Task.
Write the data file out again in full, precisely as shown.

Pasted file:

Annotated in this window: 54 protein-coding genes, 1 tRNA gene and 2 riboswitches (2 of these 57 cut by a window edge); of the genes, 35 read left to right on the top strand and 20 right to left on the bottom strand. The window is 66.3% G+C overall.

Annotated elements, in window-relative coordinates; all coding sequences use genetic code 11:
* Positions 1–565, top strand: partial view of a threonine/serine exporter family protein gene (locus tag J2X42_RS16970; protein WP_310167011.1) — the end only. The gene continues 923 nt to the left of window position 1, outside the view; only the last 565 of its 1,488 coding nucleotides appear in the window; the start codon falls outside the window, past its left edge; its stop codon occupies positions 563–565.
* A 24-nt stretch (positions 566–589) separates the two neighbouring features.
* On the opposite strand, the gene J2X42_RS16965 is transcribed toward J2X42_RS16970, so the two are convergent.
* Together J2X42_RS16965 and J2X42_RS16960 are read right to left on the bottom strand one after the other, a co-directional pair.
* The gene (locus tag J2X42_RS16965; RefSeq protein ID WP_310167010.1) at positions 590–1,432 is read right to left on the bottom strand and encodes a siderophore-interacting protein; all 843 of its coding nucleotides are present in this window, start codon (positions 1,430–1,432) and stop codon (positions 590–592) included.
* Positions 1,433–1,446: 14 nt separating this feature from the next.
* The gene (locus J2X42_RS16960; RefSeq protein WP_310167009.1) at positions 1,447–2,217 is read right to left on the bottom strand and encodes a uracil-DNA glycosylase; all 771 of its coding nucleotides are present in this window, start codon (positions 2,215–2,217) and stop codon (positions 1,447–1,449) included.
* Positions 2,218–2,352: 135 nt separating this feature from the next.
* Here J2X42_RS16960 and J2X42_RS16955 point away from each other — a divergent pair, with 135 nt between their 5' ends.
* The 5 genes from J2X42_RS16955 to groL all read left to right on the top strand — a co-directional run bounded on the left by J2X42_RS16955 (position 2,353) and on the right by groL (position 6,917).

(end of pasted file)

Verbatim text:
Annotated in this window: 54 protein-coding genes, 1 tRNA gene and 2 riboswitches (2 of these 57 cut by a window edge); of the genes, 35 read left to right on the top strand and 20 right to left on the bottom strand. The window is 66.3% G+C overall.

Annotated elements, in window-relative coordinates; all coding sequences use genetic code 11:
* Positions 1–565, top strand: partial view of a threonine/serine exporter family protein gene (locus tag J2X42_RS16970; protein WP_310167011.1) — the end only. The gene continues 923 nt to the left of window position 1, outside the view; only the last 565 of its 1,488 coding nucleotides appear in the window; the start codon falls outside the window, past its left edge; its stop codon occupies positions 563–565.
* A 24-nt stretch (positions 566–589) separates the two neighbouring features.
* On the opposite strand, the gene J2X42_RS16965 is transcribed toward J2X42_RS16970, so the two are convergent.
* Together J2X42_RS16965 and J2X42_RS16960 are read right to left on the bottom strand one after the other, a co-directional pair.
* The gene (locus tag J2X42_RS16965; RefSeq protein ID WP_310167010.1) at positions 590–1,432 is read right to left on the bottom strand and encodes a siderophore-interacting protein; all 843 of its coding nucleotides are present in this window, start codon (positions 1,430–1,432) and stop codon (positions 590–592) included.
* Positions 1,433–1,446: 14 nt separating this feature from the next.
* The gene (locus J2X42_RS16960; RefSeq protein WP_310167009.1) at positions 1,447–2,217 is read right to left on the bottom strand and encodes a uracil-DNA glycosylase; all 771 of its coding nucleotides are present in this window, start codon (positions 2,215–2,217) and stop codon (positions 1,447–1,449) included.
* Positions 2,218–2,352: 135 nt separating this feature from the next.
* Here J2X42_RS16960 and J2X42_RS16955 point away from each other — a divergent pair, with 135 nt between their 5' ends.
* The 5 genes from J2X42_RS16955 to groL all read left to right on the top strand — a co-directional run bounded on the left by J2X42_RS16955 (position 2,353) and on the right by groL (position 6,917).